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CeNS Colloquium

Date: 09.07.2021, Time: 15:30h

Multidimensional electron microscopy: An interdisciplinary platform for materials and soft matter characterization down to subatomic scales

Prof. Knut Müller-Caspary, Forschungszentrum Jülich and RWTH Aachen

With a spatial resolution below 50 pm, Scanning Transmission Electron Microscopy (STEM) has crossed the border to open the view inside atoms. In fact, STEM is nowadays capable of mapping subatomic electric fields and charge densities which augments its established strengths such as atomic-scale chemical characterisation employing high-angle scattering, X-ray and electron spectroscopy. Recently, ultrafast electron detection paved the way to transform electron microscopy into a multidimensional nanolaboratory that allows for the combination of, e.g., simultaneously acquired real and momentum space measurements at a single-event detection basis.

This presentation will briefly introduce established concepts of quantitative STEM to measure strain and composition down to the atomic scale using semiconductor and ferroelectric nanostructures as prominent examples. It will then highlight the concept of momentum-resolved STEM in which a full diffraction pattern is recorded at each scan position using cameras running at frame rates of several kHz, yielding a 4D data set. Firstly, focus is on first moment imaging to map atomic electric fields in 2D materials such as WSe2 in Fig. 1, which also contains the electrostatic potential and charge density derived from the electric field. We then turn to more recent applications of first moment imaging, such as mapping polarisation-induced electric fields in nitride semiconductors. Secondly, the talk deals with electron ptychography based phase retrieval and compares the results with first moment data from the same acquisition. We pick up the excellent dose efficiency of ptychography to motivate the study of dose-sensitive specimen as exemplified for a protein in Fig. 2. Thirdly, the presentation reports focus-variation 4D STEM which allows the retrieval of the 3D shape of nanostructures. Finally, prospects and pilot experiments for time-resolved imaging employing detectors with ps time resolution will be presented, focusing on applications in magnetic dynamics and spectroscopy.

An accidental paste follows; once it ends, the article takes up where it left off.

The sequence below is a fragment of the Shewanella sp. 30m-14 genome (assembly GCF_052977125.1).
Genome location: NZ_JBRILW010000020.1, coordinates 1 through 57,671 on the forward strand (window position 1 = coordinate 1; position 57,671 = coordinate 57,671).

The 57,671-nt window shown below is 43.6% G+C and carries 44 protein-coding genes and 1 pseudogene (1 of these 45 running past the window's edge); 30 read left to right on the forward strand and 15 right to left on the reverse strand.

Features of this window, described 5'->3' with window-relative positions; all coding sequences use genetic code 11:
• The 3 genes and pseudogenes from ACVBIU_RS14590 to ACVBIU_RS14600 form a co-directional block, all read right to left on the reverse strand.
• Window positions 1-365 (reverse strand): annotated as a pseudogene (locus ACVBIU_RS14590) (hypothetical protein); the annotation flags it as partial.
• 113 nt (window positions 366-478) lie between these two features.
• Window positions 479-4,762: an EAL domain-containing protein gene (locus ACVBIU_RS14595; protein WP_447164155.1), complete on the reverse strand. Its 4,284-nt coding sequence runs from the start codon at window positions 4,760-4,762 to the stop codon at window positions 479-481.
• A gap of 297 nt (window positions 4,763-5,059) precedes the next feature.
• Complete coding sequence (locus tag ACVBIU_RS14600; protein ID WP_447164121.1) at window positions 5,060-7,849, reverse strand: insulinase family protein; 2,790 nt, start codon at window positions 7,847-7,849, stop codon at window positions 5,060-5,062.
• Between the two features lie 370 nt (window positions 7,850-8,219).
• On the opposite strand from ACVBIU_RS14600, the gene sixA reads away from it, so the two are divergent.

The presentation closes with a perspective view on interdisciplinary research activities in the field of TEM at the faculty of pharmacy and chemistry at LMU, starting from September 2021.

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Fig. 1: Imaging of electric field, potential and charge density by first moment STEM, together with the reconstructed phase from ptychography from the same data. Independent quadrants of the full scan (256²) are shown.
Fig. 2: Apoferritin maging using electron ptychography. Top: Structure containing ~45,000 atoms. Bottom: Phase recovery from simulated 4D STEM data.